The very last model of the Game Boy was the Game Boy Micro. It was tiny. You couldn't just put it in your pocket, you could lose it in there. Now let's compare that sleek handheld with something from 1991.
It's easy to remember the original Game Boy existing as a lone entity. You owned the Game Boy, and that was that. But at the time, Nintendo didn't want it to be a lone entity. They wanted you to buy a whole load of crap to stick in it and stick on it. And if you bought it all, it was suddenly the least portable portable games system ever made.
Which may sound like a pain in the ass, but then, it was all part of Nintendo's plan! Because you see, if you (or your parents) shilled out for all the handheld's official accessories, and the Game Boy became too unwieldy to take out of the house, then Nintendo could then sell you the Game Keeper.
The Game Keeper was a large plastic suitcase for your Game Boy. Lined with a foam interior, there were compartments for your Game Boy, a rechargeable battery pack, the Game Boy Game Link, some headphones and even the Light Boy, Nintendo's unwieldy "lamp" for the original Game Boy.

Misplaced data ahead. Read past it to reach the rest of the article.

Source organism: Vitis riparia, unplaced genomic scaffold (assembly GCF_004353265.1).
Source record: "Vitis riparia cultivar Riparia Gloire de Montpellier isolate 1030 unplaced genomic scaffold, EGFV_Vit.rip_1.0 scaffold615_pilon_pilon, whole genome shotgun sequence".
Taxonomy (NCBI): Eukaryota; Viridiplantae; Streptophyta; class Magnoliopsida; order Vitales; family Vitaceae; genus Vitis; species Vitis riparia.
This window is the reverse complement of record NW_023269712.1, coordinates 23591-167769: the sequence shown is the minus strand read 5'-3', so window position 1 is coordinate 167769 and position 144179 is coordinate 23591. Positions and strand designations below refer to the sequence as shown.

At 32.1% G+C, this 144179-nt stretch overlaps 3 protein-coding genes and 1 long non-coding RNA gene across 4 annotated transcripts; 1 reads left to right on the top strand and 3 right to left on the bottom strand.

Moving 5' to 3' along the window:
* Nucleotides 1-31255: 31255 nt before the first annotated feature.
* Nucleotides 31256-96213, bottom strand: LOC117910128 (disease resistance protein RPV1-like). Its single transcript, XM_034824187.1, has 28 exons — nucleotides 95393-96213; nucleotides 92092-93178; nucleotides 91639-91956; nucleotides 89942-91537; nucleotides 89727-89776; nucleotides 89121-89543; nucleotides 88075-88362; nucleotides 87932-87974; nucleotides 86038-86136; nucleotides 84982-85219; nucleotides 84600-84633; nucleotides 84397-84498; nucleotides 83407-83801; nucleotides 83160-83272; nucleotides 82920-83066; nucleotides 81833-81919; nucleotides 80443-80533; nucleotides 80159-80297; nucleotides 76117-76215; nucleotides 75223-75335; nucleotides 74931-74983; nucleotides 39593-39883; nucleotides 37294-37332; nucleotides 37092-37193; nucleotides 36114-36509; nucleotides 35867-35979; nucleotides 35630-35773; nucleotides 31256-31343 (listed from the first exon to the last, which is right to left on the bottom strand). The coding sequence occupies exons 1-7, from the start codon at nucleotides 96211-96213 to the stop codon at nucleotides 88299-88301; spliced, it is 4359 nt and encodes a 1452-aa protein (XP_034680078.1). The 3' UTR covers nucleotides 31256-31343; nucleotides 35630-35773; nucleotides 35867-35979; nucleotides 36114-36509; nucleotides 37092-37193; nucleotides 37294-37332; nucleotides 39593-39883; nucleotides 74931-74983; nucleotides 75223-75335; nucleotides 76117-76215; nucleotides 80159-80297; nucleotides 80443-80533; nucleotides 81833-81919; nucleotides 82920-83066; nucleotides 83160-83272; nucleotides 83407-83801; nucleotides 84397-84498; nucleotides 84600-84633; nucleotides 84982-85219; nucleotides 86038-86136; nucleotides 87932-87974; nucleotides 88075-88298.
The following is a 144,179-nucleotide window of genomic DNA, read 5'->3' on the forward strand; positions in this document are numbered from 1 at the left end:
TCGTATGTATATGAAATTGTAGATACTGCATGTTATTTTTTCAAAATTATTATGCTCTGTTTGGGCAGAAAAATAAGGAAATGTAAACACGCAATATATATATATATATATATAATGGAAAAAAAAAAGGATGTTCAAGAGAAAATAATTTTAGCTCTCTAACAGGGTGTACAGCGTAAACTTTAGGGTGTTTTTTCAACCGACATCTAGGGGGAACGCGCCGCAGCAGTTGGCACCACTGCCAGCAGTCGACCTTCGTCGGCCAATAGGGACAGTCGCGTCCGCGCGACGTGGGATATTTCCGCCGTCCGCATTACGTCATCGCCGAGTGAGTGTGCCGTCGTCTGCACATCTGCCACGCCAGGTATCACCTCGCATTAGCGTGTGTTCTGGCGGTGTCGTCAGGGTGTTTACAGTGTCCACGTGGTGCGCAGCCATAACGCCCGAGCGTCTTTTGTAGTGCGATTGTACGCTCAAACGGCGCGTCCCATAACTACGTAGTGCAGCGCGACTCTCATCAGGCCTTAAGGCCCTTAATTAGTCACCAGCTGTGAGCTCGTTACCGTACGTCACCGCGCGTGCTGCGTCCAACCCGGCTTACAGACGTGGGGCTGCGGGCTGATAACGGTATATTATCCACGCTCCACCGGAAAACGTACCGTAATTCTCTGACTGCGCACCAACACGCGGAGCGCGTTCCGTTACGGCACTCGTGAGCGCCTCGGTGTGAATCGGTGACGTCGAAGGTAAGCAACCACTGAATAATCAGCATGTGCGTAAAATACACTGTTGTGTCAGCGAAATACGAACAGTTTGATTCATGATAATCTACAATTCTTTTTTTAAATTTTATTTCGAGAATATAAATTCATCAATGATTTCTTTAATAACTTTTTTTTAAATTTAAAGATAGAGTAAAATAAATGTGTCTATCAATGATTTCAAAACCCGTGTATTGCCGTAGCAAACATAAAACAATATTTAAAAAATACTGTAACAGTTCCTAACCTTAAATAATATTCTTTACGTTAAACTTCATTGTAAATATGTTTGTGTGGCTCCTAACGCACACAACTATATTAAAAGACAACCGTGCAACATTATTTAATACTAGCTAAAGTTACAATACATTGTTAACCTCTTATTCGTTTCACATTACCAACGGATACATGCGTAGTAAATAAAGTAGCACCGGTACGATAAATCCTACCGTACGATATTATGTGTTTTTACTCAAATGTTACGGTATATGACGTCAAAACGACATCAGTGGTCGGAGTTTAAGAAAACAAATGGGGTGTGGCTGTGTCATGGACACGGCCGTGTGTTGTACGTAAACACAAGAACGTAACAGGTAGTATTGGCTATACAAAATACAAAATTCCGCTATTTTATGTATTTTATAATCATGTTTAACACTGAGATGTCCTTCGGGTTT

As you can see in the ad here, it's pitched as something that can save you from lugging a ton of crap around in your hands, by allowing you to...lug a ton of crap around on your shoulder instead.
It was of course not a compulsory purchase. Most Game Boy owners never owned any of that add-on junk, let alone enough of it to warrant a dedicated carry-case. Those that still own now, and wouldn't mind the light attachment, maybe look at importing the sadly Japan-only Game Boy Light instead.
But the fact such an enormous case existed at all should show you that, as we celebrate the tenth anniversary of the last of the Game Boys, perhaps the best indicator as to how far the handheld progressed from beginning to end is to compare the 4-inch Game Boy Micro with this goliath of a setup.
And when that's done? Find this poor kid and see if he has any lasting back or shoulder problems. And where he got those amazing jeans.
Total Recall is a look back at the history of video games through their characters, franchises, developers and trends.